Balance Between Customer Service and Prospecting/Sales

One thing I have noticed about growing a business is that you have to be a magician when it comes to balancing customer service and sales. New sales should be your number one priority! Or should your number one priority be maintaining a high level of customer service for your current clientele? Here is the problem: It needs to be both. You need to maintain excellent customer service while simultaneously making prospecting, new sales, and growth your #1 priority. It seems impossible, but it has to be done that way. New leads bring on two emotions when you are scaling: excitement and stress. You get excited at the chance to take a step forward, but you stress over how to get it all done without sacrificing customer service. Finding the balance between maintaining excellent customer service all while making new sales your priority is literally an art.  

Company Culture

If you read over the comments on the LinkedIn conversation, you will see the one thing that most people agreed upon: Company culture is very important to the success of your business scaling efforts. Carole Mahoney offered up this article on company culture. Read the article, it's very good and has some excellent points.  

The cool thing about company culture is that it isn't so much defined as it is formed and constantly evolving. It's not like the company culture is written down and distributed to the employees. The culture of a company just kind of emerges on its own and becomes known by everyone who works within the company. The culture of a company may be shaped by its founders originally, but it changes as time goes on. Company culture does keep the business heading in the right direction and those who don't agree with where it is going tend to get off the bus.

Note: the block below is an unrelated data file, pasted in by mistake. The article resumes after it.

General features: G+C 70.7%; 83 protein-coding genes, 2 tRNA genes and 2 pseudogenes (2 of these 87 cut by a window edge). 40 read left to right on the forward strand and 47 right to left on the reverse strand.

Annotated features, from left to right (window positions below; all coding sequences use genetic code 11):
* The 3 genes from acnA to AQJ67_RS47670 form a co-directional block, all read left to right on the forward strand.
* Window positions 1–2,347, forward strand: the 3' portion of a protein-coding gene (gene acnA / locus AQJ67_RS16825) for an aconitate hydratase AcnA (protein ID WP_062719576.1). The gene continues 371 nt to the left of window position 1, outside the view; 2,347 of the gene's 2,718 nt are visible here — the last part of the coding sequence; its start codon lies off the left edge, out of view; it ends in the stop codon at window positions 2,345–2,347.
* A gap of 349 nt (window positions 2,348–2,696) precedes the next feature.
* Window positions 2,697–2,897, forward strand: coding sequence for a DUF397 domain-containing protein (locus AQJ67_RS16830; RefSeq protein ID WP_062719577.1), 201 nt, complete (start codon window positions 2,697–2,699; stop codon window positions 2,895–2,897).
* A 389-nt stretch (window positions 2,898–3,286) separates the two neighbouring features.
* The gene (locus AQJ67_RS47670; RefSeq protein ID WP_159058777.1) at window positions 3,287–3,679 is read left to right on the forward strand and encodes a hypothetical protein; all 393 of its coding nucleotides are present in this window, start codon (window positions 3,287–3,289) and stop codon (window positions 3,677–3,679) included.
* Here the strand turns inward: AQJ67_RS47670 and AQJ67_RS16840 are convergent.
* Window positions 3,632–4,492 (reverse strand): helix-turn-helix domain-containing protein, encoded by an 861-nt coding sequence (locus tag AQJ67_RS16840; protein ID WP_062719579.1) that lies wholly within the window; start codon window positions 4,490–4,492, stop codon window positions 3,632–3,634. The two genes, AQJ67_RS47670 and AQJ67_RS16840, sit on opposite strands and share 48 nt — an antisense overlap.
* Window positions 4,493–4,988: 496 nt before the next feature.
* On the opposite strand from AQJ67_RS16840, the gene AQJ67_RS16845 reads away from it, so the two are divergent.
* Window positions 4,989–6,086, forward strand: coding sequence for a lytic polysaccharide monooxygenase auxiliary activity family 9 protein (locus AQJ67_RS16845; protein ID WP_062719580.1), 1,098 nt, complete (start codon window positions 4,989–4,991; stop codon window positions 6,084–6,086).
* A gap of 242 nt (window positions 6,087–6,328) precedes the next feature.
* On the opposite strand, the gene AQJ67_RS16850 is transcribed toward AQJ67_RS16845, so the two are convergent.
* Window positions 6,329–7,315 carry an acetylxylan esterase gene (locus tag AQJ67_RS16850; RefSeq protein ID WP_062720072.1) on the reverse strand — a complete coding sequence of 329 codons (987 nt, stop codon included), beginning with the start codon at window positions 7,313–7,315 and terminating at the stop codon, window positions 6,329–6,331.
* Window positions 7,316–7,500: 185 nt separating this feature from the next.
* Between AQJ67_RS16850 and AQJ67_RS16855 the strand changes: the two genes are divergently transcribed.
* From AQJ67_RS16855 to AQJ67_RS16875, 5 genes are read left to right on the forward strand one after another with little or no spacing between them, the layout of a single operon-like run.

Employees Are The Key To Scaling

Grow A Service BusinessIn order to scale a service-based business, you need to hire employees, because you are selling services (i.e., employee hours) not a product. Without employees, you will eventually plateau and growth will come to a screeching halt. You will either have to be content with where you have grown the business or you will have to hire employees.

Hiring an employee can be a scary and exciting step for a business owner. Up until that point, you have been the one doing all the work so you know what is getting done. Now you have to find people who meet or exceed your expectations, which is not always a simple task. Carole Mahoney gave me this thought: "When your business is based on people however, it is uncontrollable. The way to scale with people starts with the first person - you."